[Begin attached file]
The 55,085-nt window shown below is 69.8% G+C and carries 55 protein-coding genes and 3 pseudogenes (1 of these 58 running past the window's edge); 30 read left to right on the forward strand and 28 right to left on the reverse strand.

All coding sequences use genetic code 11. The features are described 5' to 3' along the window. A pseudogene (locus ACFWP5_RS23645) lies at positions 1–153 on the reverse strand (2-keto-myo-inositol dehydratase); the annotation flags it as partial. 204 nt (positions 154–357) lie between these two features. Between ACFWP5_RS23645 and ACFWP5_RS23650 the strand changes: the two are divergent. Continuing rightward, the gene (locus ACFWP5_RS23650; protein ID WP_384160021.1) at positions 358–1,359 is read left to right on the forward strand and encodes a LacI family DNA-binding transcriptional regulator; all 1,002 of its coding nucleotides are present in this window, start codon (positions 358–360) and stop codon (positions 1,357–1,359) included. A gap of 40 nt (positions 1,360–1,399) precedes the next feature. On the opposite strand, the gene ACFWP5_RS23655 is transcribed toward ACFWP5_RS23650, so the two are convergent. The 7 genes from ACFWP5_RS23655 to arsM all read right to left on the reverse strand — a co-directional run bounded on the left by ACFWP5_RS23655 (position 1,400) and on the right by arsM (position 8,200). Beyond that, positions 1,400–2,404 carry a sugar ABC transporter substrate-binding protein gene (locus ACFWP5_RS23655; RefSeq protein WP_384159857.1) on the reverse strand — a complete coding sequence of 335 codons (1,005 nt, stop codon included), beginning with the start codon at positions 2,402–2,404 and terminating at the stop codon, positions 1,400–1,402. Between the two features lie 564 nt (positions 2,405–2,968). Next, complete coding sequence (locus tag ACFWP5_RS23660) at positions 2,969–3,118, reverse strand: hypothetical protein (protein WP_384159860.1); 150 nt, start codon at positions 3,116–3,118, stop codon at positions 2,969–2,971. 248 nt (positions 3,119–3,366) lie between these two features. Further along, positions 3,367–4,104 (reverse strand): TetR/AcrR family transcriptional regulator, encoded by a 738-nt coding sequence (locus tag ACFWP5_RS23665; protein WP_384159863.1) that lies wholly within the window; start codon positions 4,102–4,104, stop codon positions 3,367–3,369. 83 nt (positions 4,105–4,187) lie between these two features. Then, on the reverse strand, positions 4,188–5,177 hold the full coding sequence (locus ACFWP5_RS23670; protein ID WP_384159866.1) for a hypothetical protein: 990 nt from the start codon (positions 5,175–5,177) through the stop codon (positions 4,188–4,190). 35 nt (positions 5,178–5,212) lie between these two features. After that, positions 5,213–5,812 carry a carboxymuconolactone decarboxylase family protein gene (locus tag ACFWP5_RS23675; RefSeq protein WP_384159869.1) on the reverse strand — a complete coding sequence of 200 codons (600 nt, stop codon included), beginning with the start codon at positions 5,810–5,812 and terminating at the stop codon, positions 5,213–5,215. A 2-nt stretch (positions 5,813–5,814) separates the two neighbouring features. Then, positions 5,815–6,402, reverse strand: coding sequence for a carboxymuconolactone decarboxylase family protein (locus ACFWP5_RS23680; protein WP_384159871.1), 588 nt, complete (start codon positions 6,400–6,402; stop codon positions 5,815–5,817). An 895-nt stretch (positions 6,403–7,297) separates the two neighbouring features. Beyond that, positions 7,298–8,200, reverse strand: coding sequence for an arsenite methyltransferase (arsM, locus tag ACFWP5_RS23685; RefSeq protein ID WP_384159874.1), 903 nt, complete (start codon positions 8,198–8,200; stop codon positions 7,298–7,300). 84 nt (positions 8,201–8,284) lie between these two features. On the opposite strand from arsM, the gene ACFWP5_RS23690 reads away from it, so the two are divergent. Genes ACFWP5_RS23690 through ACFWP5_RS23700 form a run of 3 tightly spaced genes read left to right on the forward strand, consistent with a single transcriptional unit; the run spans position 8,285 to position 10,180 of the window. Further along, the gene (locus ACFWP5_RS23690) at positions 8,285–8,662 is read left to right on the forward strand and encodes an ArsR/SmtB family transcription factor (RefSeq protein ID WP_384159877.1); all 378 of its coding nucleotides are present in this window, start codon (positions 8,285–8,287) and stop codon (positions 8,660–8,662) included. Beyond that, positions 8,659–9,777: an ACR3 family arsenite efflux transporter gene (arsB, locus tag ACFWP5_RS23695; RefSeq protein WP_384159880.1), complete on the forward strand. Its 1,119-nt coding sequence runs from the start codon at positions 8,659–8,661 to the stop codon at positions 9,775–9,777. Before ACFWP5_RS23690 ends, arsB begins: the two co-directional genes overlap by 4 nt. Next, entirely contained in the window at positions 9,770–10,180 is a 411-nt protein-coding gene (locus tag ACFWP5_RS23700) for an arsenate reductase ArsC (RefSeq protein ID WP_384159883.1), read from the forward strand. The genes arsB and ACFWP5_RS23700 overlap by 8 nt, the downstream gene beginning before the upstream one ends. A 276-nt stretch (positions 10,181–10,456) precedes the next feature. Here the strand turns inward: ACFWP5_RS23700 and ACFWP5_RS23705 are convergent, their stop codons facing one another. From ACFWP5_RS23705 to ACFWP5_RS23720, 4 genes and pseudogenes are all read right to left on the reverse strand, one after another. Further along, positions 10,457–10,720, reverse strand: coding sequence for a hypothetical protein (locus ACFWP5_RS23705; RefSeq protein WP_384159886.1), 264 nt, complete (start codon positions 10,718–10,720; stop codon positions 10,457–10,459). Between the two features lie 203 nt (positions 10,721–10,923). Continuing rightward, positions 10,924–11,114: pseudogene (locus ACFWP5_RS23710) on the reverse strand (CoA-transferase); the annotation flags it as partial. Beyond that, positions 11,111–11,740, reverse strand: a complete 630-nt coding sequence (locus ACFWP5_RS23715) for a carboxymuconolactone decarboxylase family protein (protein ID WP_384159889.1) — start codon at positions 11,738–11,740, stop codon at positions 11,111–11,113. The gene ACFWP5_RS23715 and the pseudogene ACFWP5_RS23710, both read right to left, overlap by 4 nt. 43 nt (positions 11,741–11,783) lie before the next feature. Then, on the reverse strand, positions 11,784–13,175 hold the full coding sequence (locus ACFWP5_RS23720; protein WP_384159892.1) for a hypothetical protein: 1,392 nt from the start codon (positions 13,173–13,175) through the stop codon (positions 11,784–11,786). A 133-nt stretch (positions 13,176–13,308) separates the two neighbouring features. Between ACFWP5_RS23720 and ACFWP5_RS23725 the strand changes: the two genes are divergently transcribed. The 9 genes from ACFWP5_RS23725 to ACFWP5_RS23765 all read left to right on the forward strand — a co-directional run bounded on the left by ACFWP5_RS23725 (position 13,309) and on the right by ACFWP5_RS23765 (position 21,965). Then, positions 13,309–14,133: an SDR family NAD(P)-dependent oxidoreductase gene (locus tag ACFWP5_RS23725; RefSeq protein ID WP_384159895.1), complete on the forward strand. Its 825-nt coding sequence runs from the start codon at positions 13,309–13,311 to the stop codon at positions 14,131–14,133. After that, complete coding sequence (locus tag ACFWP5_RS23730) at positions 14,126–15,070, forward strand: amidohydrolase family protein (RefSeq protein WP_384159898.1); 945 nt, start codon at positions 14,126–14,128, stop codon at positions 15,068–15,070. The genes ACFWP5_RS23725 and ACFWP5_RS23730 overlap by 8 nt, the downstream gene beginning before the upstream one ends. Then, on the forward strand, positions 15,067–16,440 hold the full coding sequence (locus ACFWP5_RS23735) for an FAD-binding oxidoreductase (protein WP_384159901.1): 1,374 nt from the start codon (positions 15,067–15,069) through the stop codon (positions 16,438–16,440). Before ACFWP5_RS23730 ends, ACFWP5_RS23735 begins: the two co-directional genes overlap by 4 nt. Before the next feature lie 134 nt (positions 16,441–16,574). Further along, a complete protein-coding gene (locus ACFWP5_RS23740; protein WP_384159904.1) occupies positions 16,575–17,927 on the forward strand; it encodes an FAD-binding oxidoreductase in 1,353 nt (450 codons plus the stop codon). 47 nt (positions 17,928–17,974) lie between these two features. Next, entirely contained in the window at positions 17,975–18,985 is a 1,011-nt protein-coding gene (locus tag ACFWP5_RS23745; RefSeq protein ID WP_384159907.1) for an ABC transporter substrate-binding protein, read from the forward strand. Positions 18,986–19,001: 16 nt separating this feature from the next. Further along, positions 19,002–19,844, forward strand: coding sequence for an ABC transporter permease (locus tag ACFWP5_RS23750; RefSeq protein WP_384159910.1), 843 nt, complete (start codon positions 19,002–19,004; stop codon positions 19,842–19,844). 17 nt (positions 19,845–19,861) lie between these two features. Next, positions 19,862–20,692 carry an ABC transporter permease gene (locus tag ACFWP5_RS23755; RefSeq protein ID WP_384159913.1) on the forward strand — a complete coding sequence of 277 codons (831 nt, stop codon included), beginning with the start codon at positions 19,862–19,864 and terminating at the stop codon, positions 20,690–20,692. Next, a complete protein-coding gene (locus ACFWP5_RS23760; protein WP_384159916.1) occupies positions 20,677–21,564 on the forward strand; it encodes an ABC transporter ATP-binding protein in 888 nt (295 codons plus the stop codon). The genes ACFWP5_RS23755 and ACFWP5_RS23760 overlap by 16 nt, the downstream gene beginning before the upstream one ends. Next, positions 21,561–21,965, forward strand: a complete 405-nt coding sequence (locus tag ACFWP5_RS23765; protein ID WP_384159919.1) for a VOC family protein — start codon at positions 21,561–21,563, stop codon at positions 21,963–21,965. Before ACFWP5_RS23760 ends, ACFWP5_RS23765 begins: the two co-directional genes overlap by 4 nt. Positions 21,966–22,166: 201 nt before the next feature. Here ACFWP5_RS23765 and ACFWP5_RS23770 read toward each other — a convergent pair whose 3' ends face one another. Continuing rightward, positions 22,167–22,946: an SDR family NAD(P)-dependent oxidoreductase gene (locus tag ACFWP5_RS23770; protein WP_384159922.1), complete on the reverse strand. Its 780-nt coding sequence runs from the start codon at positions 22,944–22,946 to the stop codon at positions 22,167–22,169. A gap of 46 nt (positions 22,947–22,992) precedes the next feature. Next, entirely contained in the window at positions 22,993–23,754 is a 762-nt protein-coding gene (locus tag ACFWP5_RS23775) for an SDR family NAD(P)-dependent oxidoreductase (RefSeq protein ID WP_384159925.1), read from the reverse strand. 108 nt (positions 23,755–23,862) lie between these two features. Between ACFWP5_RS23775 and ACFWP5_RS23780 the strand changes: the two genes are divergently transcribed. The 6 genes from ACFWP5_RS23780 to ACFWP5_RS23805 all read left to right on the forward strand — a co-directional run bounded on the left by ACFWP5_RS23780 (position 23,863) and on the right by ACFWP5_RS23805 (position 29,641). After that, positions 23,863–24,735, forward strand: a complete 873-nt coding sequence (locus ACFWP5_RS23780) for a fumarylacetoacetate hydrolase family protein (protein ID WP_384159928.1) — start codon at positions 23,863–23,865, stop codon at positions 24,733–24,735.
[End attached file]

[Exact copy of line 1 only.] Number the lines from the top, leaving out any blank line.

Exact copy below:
The 55,085-nt window shown below is 69.8% G+C and carries 55 protein-coding genes and 3 pseudogenes (1 of these 58 running past the window's edge); 30 read left to right on the forward strand and 28 right to left on the reverse strand.